“A thriving society needs moon shots, and, in the absence of a literal space race, only venture capitalists have the mandate to throw cash at an improbable success,” Mr. Heller writes.
But the financiers earn a lot from fees regardless of whether the start-ups they invest in thrive, he adds. “If you’re a venture capitalist, you know that you will not be the one to go broke.”
And the industry may have too much money, leading to bad decisions and excesses: “Venture capital, once a small and chancy field, is now a profit machine for its managers, with all that entails. Poorly designed for its scale, rote and entrenched at the higher echelons, it has become vulnerable to a particular sort of change: disruption by a bright, daring idea.”
  Haruka Sakaguchi for The New York Times
How Trump Inc. is entwined with the White House
With the impeachment trial kicking off in earnest in the Senate today, Anita Kumar of Politico takes a look at how President Trump has combined his personal business with the job of running the government’s executive branch.
• “A Chinese state-owned company was awarded a multimillion contract to help develop a Trump golf course in Dubai, United Arab Emirates, amid a U.S.-China trade war,” Ms. Kumar writes.
• “T-Mobile executives stayed at Trump’s Washington hotel while seeking a green light from the federal government for a merger.”
• “Even after Congress launched an investigation into his businesses, the Trump administration authorized foreign governments to rent condos in Trump World Tower in New York.”
• “Trump has promoted his properties dozens of times while in office.”
Mr. Trump’s decision not to divest his real estate business “has created a vast web of potential conflicts of interest, accusations about his policies being driven by his business interests and even possible violations of the law, according to documents and interviews,” Ms. Kumar adds.
Democratic lawmakers say they will continue investigating potential conflicts of interest, though they didn’t include them in the two articles of impeachment now under consideration in the Senate.
  Toby Melville/Reuters
Could Brexit harm women in the British workplace?
Britain is set to leave the E.U. in a little over two weeks. Some fear that could disproportionately affect women, Alisha Haridasani Gupta of the NYT reports.
• In 2018, women made up a majority of Britain’s part-time or temporary workers, which would probably be the first kinds of jobs to go in the predicted economic slowdown.
• Social protections and workplace policies like parental leave and sexual harassment regulations have “a foundation” in E.U. law, according to Roberta Guerrina, a professor at Bristol University in England who specializes in gender politics.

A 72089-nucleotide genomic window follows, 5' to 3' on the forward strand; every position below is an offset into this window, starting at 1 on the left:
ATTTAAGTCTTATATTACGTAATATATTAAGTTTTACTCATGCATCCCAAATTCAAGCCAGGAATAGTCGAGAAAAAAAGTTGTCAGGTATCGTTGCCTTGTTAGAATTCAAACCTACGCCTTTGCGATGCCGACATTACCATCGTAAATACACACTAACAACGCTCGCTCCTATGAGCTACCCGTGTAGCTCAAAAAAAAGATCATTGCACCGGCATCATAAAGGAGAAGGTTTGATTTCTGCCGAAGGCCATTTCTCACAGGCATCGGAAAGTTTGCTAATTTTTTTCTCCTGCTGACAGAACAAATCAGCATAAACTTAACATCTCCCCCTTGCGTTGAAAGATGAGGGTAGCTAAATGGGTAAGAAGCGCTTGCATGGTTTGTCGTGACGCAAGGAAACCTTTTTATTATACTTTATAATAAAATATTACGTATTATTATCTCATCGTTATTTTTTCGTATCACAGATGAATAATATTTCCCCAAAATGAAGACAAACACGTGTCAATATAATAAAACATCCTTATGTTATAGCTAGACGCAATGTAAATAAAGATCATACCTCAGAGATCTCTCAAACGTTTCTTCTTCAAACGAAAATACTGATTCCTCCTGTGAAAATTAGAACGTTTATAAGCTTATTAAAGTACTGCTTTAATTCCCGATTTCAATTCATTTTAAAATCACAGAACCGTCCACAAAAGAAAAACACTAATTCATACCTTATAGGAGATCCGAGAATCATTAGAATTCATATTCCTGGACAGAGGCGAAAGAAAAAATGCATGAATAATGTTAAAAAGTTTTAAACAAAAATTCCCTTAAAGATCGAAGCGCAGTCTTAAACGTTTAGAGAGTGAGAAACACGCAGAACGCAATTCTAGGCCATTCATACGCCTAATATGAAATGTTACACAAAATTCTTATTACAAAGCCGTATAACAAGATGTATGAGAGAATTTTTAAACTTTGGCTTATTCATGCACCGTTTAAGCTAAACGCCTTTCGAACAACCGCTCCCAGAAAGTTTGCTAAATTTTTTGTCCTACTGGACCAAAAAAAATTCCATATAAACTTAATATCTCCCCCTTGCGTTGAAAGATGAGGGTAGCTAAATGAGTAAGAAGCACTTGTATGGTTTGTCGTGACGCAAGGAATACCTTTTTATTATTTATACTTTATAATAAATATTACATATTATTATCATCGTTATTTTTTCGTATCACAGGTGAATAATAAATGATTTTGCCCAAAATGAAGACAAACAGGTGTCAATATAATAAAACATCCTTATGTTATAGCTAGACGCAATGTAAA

• “Many of Britain’s standards and protections for women that were once guaranteed by the E.U. can theoretically be repealed,” Ms. Gupta writes.
• The regulations’ fate depends on whether Prime Minister Boris Johnson’s government keeps the country aligned with some European rules as it seeks to diverge from others.
The speed read
• Uber agreed to sell its Uber Eats business in India to a local rival, Zomato, as it continues to exit unprofitable overseas operations. (NYT)
• Antitrust regulators are reportedly still investigating Altria’s $12.8 billion investment in the vaping company Juul. (WSJ)
• JPMorgan Chase is creating a division to invest in development projects in emerging markets. (CNBC)
• Twenty top performing hedge funds made $59.3 billion in investment profits last year, their biggest annual gain in at least a decade. (FT)
Politics and policy
• France and the U.S. called off a potential trade war after Paris agreed to freeze plans to tax American internet giants. (WSJ)
• Conservative states are lining up for federal funds to deal with natural disasters — but they’re careful not to use the term climate change. (NYT)
• The plastic-bag industry is winning the fight over bans of single-use plastic shopping bags in the U.S. (Politico)
• Mike Bloomberg’s huge spending on ads for his presidential run are raising rates for political campaigns across the country. (Politico)
• Privacy advocates are worried about Clearview, a facial recognition start-up that has scraped the internet — and that claims to be able to identify almost anyone. Separately, Alphabet’s C.E.O., Sundar Pichai, has called on regulators to clamp down on facial recognition technology. (NYT, FT)
• The trial over whether Canada should extradite Meng Wanzhou, the C.F.O. of Huawei, to the U.S. has begun. (NYT)
• Instagram’s C.E.O., Adam Mosseri, is trying to make the social network a safer place. (NYT)
Best of the rest
• American consulting firms like Boston Consulting Group and McKinsey have been accused of helping Africa’s richest woman loot her native Angola and stash that money abroad. (NYT)
• The mysterious coronavirus behind a growing epidemic in China now appears to be spreading from humans to humans. (NYT)
• One of Boeing’s top customers has urged the company to rename the 737 Max. (Bloomberg)
Thanks for reading! We’ll see you tomorrow.